Sen. Bernie Sanders, I-Vt., the Budget Committee chairman, and other progressives pushed initially for a $6 trillion budget top line while party moderates insisted on a far lower price tag. Biden had proposed around $4.5 trillion.
The Democrats' announcement Tuesday left many questions about their budget accord unanswered. These included how much it would raise through tax increases on the wealthy and corporations and other revenue to pay for its costs; how much would be spent on specific programs; and how Biden's proposals would be curtailed or eliminated to fit into the legislation.
Schumer said the proposal would call for financing Biden's budget priorities "in a robust way." He also said it would include a priority of Sanders and other progressives: an expansion of Medicare, the federal health insurance program for older people, to cover dental, vision and hearing services.
Sanders said the agreement would end an era in which, he said, rich people and big companies weren't bearing enough of the burden of financing government programs.
"Those days are gone," he said. "The wealthy and large corporations are going to start paying their fair share of taxes, so that we can protect the working families of this country."
Sen. Mark Warner, D-Va., a leading moderate who helped shape the budget package, said the measure would be fully paid for with offsetting revenue but provided no detail. Biden has proposed financing the measure with higher taxes on the wealthy and corporations and beefing up the IRS's budget so it can collect more revenue from scofflaws.
The budget will include language calling for no tax increases on people making less than $400,000 a year, a Biden demand, or on small businesses. The provision was described by a Democratic aide who requested anonymity to discuss the negotiations.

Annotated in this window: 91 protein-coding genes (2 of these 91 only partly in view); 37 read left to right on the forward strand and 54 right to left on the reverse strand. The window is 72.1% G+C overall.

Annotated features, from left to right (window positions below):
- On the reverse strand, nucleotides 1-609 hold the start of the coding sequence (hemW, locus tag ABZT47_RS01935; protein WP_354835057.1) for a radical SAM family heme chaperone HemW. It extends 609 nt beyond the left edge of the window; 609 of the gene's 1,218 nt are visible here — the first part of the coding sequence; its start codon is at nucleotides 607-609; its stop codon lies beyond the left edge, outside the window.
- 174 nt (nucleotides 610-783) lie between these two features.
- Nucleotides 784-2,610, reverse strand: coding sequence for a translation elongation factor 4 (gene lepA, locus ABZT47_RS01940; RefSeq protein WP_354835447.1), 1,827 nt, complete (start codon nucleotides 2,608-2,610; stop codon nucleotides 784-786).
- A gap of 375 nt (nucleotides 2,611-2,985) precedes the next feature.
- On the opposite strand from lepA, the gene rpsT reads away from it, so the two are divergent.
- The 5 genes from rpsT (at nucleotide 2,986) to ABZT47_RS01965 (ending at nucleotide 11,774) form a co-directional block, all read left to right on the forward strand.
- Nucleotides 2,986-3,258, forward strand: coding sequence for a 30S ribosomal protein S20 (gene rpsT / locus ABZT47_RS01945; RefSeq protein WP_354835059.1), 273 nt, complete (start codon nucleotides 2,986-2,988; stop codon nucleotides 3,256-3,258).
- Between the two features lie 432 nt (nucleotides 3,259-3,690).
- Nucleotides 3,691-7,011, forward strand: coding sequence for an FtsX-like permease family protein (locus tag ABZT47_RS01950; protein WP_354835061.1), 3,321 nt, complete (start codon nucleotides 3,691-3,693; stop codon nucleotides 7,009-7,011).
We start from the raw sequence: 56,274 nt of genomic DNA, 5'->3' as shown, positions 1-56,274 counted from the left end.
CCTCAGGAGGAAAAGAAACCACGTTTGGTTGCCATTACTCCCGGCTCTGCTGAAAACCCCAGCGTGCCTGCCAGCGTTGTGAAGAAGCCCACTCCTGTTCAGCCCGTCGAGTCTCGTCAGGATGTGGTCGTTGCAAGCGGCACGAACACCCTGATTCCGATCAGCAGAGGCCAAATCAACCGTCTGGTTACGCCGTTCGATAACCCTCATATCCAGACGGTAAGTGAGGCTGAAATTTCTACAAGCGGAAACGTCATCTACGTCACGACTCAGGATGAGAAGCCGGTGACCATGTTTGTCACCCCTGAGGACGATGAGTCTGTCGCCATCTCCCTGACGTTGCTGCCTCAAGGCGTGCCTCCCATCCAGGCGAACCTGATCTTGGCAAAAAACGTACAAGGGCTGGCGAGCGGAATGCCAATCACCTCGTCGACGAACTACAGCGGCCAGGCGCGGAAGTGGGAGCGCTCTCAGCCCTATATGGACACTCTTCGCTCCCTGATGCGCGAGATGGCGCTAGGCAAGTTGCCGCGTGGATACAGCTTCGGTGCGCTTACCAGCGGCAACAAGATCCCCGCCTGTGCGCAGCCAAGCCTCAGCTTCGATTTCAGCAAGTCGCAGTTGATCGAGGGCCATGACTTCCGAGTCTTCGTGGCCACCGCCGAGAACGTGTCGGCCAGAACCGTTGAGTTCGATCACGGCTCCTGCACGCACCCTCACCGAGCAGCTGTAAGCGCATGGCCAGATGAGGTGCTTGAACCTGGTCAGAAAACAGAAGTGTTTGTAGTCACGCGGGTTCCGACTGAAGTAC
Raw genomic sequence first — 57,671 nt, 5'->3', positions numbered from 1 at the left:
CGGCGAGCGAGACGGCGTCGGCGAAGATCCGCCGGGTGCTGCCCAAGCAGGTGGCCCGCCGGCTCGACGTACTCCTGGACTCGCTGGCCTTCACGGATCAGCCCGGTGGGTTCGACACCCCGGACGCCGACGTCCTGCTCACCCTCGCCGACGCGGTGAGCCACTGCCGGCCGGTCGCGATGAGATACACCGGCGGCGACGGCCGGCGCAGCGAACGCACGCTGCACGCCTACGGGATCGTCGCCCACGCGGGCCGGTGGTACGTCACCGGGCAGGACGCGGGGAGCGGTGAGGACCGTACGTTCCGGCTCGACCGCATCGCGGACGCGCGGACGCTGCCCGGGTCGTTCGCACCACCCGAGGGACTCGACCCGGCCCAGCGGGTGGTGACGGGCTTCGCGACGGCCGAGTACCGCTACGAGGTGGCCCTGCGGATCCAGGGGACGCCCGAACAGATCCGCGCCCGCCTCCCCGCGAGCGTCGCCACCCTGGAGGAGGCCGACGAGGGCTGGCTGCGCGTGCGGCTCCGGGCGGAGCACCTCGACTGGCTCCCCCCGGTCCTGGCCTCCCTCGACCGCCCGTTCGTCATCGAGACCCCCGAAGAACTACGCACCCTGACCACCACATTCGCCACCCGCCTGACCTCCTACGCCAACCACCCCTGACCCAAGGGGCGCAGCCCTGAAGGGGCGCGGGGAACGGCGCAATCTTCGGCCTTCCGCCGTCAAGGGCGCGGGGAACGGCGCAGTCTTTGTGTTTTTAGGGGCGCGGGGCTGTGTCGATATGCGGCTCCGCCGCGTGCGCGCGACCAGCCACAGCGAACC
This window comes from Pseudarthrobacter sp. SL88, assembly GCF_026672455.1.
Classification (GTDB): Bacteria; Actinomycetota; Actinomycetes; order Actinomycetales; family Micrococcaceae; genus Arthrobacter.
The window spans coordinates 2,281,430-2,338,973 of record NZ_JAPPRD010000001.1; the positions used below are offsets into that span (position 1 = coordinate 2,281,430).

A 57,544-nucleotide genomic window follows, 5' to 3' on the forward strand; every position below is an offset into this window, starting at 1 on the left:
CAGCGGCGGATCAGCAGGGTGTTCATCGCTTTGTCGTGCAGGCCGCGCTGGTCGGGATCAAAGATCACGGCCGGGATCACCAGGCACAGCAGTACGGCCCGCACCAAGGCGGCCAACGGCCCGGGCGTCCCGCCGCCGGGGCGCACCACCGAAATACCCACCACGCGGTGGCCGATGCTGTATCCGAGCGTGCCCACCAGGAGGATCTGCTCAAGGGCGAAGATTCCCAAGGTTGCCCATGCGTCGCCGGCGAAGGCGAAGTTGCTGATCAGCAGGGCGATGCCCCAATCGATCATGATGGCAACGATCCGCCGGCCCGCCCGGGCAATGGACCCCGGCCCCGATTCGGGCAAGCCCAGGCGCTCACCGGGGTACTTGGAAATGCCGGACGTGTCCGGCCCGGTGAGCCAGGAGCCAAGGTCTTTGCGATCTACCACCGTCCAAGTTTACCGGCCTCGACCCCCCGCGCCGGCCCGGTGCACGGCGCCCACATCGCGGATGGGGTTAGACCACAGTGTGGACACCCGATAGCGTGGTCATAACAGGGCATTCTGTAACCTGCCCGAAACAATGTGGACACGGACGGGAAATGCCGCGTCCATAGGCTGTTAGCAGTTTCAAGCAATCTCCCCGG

On infrastructure, senators from both parties met Tuesday evening and their bipartisan deal appeared back on track, after days of disputes. Lawmakers said they were aiming for a new Thursday deadline to wrap up the details despite opposition from business leaders, outside activists and some GOP senators over how to pay for it.
The bipartisan infrastructure effort was thrown into doubt earlier Tuesday when Republicans said it was unlikely it would be ready for a vote next week, as hoped.
But senators exiting the meeting suggested they hadn't so much resolved the questions over how to pay for the package but moved past them — apparently accepting that some of the proposed revenue streams may not pass muster in formal assessments by the Congressional Budget Office, the lawmakers' nonpartisan fiscal scorekeeper.
Manchin said he hoped that the CBO's score, as it is called, would show that "everything's paid for. If not, we'll have to make some adjustments."
Even if the bipartisan group can meet its new deadline for agreement, it's still a long shot the bill would be ready for a vote next week.
Senators have struggled to agree to revenue streams to fund the $1 trillion plan, which includes about $579 billion in new spending beyond regular expenditures already funded by gas taxes and other sources.
At least 10 Republican senators would be needed to back the infrastructure bill, joining with all 50 Democrats to reach the 60-vote threshold because it would still be vulnerable to a filibuster.
Associated Press writer Kevin Freking contributed to this report.